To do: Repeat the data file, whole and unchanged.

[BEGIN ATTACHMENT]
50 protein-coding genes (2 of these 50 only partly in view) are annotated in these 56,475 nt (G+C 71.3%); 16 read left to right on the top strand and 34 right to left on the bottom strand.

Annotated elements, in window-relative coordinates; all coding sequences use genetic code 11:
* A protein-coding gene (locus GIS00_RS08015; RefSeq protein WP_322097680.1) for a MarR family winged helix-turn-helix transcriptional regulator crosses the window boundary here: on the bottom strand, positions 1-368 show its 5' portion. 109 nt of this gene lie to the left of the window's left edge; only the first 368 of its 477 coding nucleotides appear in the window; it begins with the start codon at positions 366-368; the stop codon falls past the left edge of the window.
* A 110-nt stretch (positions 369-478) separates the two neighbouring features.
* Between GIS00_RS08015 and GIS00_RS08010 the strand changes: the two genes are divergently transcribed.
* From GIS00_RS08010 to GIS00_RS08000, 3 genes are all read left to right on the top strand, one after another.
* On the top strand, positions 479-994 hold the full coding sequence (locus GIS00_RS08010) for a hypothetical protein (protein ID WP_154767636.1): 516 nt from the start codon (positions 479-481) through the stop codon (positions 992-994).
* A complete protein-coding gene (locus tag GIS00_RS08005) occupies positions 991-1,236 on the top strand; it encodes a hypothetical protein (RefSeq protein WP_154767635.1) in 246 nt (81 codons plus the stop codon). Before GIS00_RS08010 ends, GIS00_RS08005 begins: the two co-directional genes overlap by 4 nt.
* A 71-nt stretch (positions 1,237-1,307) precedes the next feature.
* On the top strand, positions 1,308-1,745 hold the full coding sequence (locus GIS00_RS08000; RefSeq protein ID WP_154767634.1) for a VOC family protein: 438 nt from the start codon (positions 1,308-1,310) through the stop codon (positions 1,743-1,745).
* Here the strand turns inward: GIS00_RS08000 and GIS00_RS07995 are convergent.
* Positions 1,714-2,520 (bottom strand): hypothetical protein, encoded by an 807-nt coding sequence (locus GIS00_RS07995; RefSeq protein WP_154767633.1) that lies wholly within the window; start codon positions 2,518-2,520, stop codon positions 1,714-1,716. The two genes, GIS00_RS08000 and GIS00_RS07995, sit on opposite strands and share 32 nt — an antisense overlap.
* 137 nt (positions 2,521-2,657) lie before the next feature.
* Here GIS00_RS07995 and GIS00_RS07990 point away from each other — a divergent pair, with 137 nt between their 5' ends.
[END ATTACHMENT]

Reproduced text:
50 protein-coding genes (2 of these 50 only partly in view) are annotated in these 56,475 nt (G+C 71.3%); 16 read left to right on the top strand and 34 right to left on the bottom strand.

Annotated elements, in window-relative coordinates; all coding sequences use genetic code 11:
* A protein-coding gene (locus GIS00_RS08015; RefSeq protein WP_322097680.1) for a MarR family winged helix-turn-helix transcriptional regulator crosses the window boundary here: on the bottom strand, positions 1-368 show its 5' portion. 109 nt of this gene lie to the left of the window's left edge; only the first 368 of its 477 coding nucleotides appear in the window; it begins with the start codon at positions 366-368; the stop codon falls past the left edge of the window.
* A 110-nt stretch (positions 369-478) separates the two neighbouring features.
* Between GIS00_RS08015 and GIS00_RS08010 the strand changes: the two genes are divergently transcribed.
* From GIS00_RS08010 to GIS00_RS08000, 3 genes are all read left to right on the top strand, one after another.
* On the top strand, positions 479-994 hold the full coding sequence (locus GIS00_RS08010) for a hypothetical protein (protein ID WP_154767636.1): 516 nt from the start codon (positions 479-481) through the stop codon (positions 992-994).
* A complete protein-coding gene (locus tag GIS00_RS08005) occupies positions 991-1,236 on the top strand; it encodes a hypothetical protein (RefSeq protein WP_154767635.1) in 246 nt (81 codons plus the stop codon). Before GIS00_RS08010 ends, GIS00_RS08005 begins: the two co-directional genes overlap by 4 nt.
* A 71-nt stretch (positions 1,237-1,307) precedes the next feature.
* On the top strand, positions 1,308-1,745 hold the full coding sequence (locus GIS00_RS08000; RefSeq protein ID WP_154767634.1) for a VOC family protein: 438 nt from the start codon (positions 1,308-1,310) through the stop codon (positions 1,743-1,745).
* Here the strand turns inward: GIS00_RS08000 and GIS00_RS07995 are convergent.
* Positions 1,714-2,520 (bottom strand): hypothetical protein, encoded by an 807-nt coding sequence (locus GIS00_RS07995; RefSeq protein WP_154767633.1) that lies wholly within the window; start codon positions 2,518-2,520, stop codon positions 1,714-1,716. The two genes, GIS00_RS08000 and GIS00_RS07995, sit on opposite strands and share 32 nt — an antisense overlap.
* 137 nt (positions 2,521-2,657) lie before the next feature.
* Here GIS00_RS07995 and GIS00_RS07990 point away from each other — a divergent pair, with 137 nt between their 5' ends.